Giftware Can Inspire but Uses Scarce Resources to Manufacture

Filed under: Christianity — Tags: , , , — paulthinkingoutloud @ 8:38 am

christian-kitschA few days ago Zach Hunt posted a picture to Twitter which reminded me of one of my constant rants, namely the amount of scarce and costly resources that are used to manufacture items in the broadly defined category of giftware.

While some items are truly inspirational, and there is a scriptural precedent for adorning your house with such things (see Deut 6:9, Duet 11:3,) many items are simply wasteful, especially when you zoom out from Bible-themed gifts to the broad gift industry. (We regularly visit a liquidation warehouse for such things and always see a skid piled high with resin tabletop items made to look as though shaped with human excrement. Guess that one didn’t sell.)

barcodeSo here’s the rant: I would argue that in order to obtain a bar-code (a UPC) you would have to appear before a tribunal and argue why the manufacture of your product is necessary. In other words, before you start fabricating anything (other than a sample) you would need to prove to a governing body (operating in regional centers) why scarce resources should be sacrificed for the making of that item.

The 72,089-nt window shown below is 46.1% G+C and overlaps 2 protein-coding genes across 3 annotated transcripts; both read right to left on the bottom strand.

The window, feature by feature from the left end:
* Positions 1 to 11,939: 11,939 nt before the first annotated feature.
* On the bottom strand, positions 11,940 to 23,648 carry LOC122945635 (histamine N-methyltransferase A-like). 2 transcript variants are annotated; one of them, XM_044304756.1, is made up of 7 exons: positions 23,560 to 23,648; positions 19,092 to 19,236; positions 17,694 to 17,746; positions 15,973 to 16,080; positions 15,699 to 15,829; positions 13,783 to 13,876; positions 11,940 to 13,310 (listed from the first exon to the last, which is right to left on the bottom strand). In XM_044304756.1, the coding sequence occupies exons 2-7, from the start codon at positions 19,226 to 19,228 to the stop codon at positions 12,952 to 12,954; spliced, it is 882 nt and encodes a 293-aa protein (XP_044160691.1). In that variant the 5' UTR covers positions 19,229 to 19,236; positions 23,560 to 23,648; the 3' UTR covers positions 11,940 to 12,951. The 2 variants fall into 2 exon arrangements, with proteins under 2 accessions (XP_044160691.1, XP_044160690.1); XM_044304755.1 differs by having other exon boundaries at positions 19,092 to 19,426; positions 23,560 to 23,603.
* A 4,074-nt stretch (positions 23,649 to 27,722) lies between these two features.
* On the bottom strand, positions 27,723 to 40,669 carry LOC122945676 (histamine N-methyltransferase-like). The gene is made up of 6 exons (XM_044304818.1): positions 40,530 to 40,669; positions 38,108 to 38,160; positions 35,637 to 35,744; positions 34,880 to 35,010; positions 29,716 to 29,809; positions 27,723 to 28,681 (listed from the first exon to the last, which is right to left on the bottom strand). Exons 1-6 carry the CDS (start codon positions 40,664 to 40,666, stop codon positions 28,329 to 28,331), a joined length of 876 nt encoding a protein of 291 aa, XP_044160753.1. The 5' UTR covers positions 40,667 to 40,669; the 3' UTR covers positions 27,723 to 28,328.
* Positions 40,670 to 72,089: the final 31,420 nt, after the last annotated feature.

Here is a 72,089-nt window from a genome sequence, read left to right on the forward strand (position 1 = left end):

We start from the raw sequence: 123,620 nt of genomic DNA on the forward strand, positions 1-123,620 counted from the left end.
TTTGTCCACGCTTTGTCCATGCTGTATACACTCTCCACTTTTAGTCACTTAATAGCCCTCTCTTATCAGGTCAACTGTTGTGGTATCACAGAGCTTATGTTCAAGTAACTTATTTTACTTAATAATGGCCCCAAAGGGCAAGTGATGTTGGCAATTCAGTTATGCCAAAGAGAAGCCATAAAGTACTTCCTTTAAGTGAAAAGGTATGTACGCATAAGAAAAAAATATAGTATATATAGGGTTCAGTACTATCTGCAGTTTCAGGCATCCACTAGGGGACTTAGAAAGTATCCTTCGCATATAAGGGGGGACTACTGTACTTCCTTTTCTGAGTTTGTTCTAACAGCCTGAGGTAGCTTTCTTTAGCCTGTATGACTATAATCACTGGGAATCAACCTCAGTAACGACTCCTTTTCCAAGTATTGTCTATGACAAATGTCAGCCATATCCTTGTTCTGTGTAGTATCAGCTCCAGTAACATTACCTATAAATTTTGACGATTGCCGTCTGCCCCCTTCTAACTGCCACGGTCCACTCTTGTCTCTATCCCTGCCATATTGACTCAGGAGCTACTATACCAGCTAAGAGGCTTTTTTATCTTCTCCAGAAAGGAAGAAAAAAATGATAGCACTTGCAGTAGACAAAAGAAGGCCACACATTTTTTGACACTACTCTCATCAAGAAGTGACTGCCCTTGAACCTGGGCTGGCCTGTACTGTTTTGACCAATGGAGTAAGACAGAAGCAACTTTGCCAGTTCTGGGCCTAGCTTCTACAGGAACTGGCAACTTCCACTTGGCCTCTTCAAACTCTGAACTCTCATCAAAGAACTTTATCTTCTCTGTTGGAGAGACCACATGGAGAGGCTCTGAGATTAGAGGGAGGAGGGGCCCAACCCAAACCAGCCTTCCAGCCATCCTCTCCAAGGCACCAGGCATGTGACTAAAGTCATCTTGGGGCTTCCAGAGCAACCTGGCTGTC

Since it’s basically impossible to get anything into the distribution and retail system unless it bears a bar-code, you would be told whether or not what you’ve come up with contributes to society.

I recognize that from an American perspective this is very anti-business or anti-capitalist; but I would think from a European perspective you might see acceptance of this type of screening filter.

 

 

November 23, 2016

Wednesday Link List

starry-night-holy-night

The above seasonally-appropriate treatment of a VanGogh classic is by Dan Reynolds who works in a variety of media. You can learn more about owning the original or a $25 print by clicking the image or this link

A shorter list this week as my 74% American readership is preoccupied with travel, turkey, football and what one advertiser called “Thanksgathering.”

hipster-nativity-set